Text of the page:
thorities apparently continued with further questions, such At 8 p.m. on April 19th, as whom they worked with, Boston citizens, with the rest how they built the bombs, of the United States, sat glued and how they became radicalto their televisions as authori- ized, none of which fall under ties, after a week of searching, the public safety exception captured Marathon Bombing related to immediate danger. Some fear that broadening suspect Dzhokar Tsarnaev, who was found hiding in a boat the exception beyond an imin the backyard of a Water- mediate threat to society could town home. In the hours after fall down a slippery slope and the city-wide lockdown was eventually result in officers lifted, the city was relieved- taking advantage of suspects, -but many questions remained with suspects incriminating unanswered. Were there still themselves because they are any bombs in the area? Was unaware of their rights. Oththis plot part of some greater ers, however, worry that offischeme? Had the suspects cials could lose an opportunity been formally trained? Who to gain valuable, life-saving influenced the brothers? Of- information from suspects afficials faced the matter of ter reading them their rights. whether to compromise the After all, in the Tsarnaev case, answers to these questions by before reading the Miranda reading the Miranda Warn- warning, the suspect was cooping to the surviving brother. erative in answering questions, Appearing throughout but he “chose” to remain silent movies, television, and books once he was read his rights a when police make an arrest, few days after his capture. The situation offers a the Miranda Warning is a concomplex, intriguing example stitutionally-mandated speech of the struggle between prothat extecting our plains the society from s u s p e c t ’s “It is to stop law enforcement both immediright to siate and future authorities from committing lence, an a t t o r n e y, abuses. Because when they can threats and maintaining make their own rules, someand other court mat- time, somewhere, they inevita- sight of our constitutional ters. Combly will.” Fifth Amendmonly rement rights. sembling Although the classic the public safety exception, cop speech “You have the right which applies only to immeto remain silent. Anything you diate threats, is essential to say can and will be used against you in a court of law. You have protecting civilians, the risk of the right to an attorney. If you abuse is too high with this excannot afford an attorney, ception. Once interrogations one will be provided for you broaden beyond the scope of at interrogation time and in immediate threats to questioncourt,” the Miranda Warning ing about future ones, the exreminds people of their Fifth ception should not apply. This Amendment right against self- approach does not prevent incrimination. If the warning authorities from continuing is not given, nothing a sus- with questioning to find out pect says is permissible as about less immediate, broadevidence in court. You might er-scheme threats; however, have heard someone say, “I prosecutors should not be perplead the Fifth” when he does mitted to use it as evidence not want to answer questions against the suspect in court. We in court, referencing this right. must remember the reason for However, there is an ex- adopting the Miranda Warning ception to the law: when pub- back in 1966. Emily Bazelon lic safety is potentially en- of Slate puts the initial intendangered. Instituted in 1984 tions of the Miranda ruling after a Supreme Court ruling, eloquently: “It is to stop law the “public safety exception” enforcement authorities from allows officials to proceed committing abuses. Because with questioning before the when they can make their Miranda Warning is given. In own rules, sometime, somethese situations, anything said where, they inevitably will.” by the suspect can be used in court. This exception was used in the Boston Bombings case to ask Dzhokar if the brothers had planted any more bombs. While these questions were important to ensure immediate public safety, au-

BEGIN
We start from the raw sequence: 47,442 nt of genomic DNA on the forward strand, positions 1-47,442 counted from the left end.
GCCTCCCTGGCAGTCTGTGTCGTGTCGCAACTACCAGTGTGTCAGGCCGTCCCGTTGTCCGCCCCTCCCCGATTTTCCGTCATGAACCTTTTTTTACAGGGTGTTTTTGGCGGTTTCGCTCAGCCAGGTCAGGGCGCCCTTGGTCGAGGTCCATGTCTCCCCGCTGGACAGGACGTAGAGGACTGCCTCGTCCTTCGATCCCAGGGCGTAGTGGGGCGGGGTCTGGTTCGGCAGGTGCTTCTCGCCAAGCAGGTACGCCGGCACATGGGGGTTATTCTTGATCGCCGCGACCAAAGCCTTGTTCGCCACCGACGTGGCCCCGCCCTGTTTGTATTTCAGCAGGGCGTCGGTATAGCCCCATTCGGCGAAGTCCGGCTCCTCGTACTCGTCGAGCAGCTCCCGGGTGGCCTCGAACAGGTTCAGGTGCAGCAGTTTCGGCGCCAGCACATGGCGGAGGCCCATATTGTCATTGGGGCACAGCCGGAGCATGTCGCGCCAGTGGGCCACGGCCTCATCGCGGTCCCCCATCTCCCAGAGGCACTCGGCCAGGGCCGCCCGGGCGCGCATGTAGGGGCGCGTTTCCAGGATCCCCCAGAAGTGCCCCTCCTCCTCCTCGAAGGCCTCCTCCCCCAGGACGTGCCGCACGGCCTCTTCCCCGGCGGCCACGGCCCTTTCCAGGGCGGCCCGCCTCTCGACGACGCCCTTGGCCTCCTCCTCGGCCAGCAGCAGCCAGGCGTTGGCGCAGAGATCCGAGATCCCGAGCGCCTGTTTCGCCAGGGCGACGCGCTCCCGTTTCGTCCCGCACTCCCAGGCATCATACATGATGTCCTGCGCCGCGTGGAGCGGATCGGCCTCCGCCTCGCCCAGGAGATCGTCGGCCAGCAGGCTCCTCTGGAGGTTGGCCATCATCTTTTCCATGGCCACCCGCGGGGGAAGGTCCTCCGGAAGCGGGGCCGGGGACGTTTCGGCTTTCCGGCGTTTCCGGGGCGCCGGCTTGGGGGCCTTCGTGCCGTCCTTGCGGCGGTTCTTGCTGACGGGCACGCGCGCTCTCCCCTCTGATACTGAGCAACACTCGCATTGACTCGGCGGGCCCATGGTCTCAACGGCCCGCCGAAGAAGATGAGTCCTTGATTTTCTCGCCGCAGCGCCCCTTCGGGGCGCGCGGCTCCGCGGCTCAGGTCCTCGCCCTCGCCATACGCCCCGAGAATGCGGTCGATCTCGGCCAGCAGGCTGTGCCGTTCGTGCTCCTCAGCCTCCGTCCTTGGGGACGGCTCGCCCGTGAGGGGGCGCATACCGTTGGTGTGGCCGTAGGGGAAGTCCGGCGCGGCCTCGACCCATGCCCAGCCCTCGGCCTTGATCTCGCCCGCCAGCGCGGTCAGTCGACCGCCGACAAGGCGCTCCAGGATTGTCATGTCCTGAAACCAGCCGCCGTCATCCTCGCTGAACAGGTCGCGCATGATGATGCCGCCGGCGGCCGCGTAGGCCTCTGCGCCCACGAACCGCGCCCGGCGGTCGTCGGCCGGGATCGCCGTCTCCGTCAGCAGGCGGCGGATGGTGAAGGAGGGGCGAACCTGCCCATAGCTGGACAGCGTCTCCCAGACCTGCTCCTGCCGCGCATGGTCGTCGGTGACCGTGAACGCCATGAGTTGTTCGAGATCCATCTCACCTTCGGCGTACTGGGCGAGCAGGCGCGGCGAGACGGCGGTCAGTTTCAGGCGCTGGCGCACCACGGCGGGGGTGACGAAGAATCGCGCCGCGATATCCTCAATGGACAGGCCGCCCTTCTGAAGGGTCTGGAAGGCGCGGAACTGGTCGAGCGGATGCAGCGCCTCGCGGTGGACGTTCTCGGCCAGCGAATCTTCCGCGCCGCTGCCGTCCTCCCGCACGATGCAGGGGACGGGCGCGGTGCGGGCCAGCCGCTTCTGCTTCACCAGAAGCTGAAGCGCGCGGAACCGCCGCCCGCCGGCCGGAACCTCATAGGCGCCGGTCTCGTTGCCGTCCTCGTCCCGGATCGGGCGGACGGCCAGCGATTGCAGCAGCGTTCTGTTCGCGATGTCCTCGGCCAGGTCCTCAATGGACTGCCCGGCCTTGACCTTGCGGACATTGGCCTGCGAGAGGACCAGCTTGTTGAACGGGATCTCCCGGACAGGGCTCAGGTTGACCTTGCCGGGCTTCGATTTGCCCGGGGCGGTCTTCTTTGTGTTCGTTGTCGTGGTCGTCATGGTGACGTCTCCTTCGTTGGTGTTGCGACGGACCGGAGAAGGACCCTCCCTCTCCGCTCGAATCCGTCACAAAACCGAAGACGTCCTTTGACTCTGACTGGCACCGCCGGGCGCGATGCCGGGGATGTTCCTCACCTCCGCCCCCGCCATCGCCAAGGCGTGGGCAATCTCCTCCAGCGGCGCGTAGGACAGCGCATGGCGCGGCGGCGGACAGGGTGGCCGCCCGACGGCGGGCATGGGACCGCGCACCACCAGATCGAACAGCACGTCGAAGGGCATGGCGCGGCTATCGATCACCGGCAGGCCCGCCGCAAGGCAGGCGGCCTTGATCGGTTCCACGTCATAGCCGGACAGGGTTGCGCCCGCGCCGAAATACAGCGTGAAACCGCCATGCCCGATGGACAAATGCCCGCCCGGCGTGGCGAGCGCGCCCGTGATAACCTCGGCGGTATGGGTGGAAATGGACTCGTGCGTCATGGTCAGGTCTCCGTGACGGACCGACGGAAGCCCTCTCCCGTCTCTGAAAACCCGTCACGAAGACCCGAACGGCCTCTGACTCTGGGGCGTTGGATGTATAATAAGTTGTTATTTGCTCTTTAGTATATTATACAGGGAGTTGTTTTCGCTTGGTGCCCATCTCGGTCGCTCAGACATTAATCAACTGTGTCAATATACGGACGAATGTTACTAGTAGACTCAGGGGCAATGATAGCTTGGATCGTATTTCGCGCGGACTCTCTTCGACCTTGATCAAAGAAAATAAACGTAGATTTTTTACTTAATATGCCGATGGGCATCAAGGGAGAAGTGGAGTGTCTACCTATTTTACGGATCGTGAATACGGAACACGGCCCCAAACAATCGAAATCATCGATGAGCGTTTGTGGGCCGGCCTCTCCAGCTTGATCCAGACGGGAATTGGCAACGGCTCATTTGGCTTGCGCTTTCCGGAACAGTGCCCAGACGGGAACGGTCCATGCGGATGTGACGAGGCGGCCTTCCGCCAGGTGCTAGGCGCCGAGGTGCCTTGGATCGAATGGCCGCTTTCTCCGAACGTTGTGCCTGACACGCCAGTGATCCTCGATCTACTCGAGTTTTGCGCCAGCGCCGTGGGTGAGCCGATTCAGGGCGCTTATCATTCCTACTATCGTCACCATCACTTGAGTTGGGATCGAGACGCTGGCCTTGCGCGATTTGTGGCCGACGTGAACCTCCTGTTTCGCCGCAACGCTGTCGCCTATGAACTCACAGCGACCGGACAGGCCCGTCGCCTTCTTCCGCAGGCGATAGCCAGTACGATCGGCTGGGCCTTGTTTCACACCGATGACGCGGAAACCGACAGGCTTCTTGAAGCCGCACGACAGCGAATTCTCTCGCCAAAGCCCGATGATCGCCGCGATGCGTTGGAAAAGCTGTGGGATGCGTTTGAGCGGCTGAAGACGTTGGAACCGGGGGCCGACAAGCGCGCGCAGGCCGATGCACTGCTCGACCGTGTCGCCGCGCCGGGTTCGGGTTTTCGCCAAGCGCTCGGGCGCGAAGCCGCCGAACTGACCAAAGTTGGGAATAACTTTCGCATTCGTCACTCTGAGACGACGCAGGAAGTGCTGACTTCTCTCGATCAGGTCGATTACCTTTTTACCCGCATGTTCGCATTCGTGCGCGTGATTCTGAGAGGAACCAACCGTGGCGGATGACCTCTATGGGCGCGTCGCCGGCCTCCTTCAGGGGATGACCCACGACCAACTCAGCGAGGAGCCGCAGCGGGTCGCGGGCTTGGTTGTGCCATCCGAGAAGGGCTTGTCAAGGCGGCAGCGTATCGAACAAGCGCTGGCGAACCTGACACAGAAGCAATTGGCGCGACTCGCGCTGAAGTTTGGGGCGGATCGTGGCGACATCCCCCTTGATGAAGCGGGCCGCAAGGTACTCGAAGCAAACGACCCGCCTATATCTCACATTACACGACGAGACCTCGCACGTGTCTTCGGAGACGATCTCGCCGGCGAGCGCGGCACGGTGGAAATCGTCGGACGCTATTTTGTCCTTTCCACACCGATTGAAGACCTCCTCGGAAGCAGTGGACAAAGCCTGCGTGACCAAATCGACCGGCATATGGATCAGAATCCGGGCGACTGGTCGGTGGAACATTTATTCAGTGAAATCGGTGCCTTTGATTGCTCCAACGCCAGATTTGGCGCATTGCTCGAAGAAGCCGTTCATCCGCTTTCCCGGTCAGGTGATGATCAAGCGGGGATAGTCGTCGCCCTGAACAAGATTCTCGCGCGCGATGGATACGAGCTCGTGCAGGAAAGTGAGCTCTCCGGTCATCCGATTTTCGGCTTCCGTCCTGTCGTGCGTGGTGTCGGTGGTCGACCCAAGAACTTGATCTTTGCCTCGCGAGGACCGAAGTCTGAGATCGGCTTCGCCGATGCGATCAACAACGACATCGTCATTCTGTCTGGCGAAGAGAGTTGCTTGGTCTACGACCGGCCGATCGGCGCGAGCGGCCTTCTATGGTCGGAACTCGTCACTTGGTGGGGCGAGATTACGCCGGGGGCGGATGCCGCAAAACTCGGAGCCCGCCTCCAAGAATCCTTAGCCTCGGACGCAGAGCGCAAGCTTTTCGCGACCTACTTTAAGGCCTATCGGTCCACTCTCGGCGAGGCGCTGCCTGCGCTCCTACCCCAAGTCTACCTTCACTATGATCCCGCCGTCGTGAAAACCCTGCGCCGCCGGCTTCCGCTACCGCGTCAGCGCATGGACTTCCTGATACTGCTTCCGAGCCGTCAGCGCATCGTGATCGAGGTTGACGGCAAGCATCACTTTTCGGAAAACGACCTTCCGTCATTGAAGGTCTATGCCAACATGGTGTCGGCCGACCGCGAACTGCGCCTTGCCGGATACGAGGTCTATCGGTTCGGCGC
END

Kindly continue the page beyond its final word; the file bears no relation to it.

Rajiv Ram (IV) participates in his Class IV English class.

Sam Rochelle/TMM

Freshman Year at Milton By Sophie Cloherty ‘16 Opinion Writer Freshman year at Milton Academy tests new students’ ability to make a difficult transition as they adapt to an unfamiliar environment. As a freshman myself, I remember orientation week with great clarity: sitting in the ACC, uncomfortably looking around at future classmates, and trying to muster up the courage to approach them. In addition to preparing for a new academic and social routine, freshmen face the challenge of discovering their individual identities while uniting as a class. Milton takes steps to ease Class IV students into this transition. As I have learned from other Class IV students, many at the time believed that the administration unnecessarily forced some social activities in the fall. Faculty insisted upon various “get-toknow-you” activities, ranging from redundant name games to discussions. Even though teachers had good intentions, most students did not enjoy these bland gatherings which were ineffective in bringing the class together. Looking back, however, I wonder if maybe those forced interactions did in fact unite us. We all shared in doubting these techniques, and eventually we bonded over our shared dislike of these activities. Though Milton’s methods may be cli-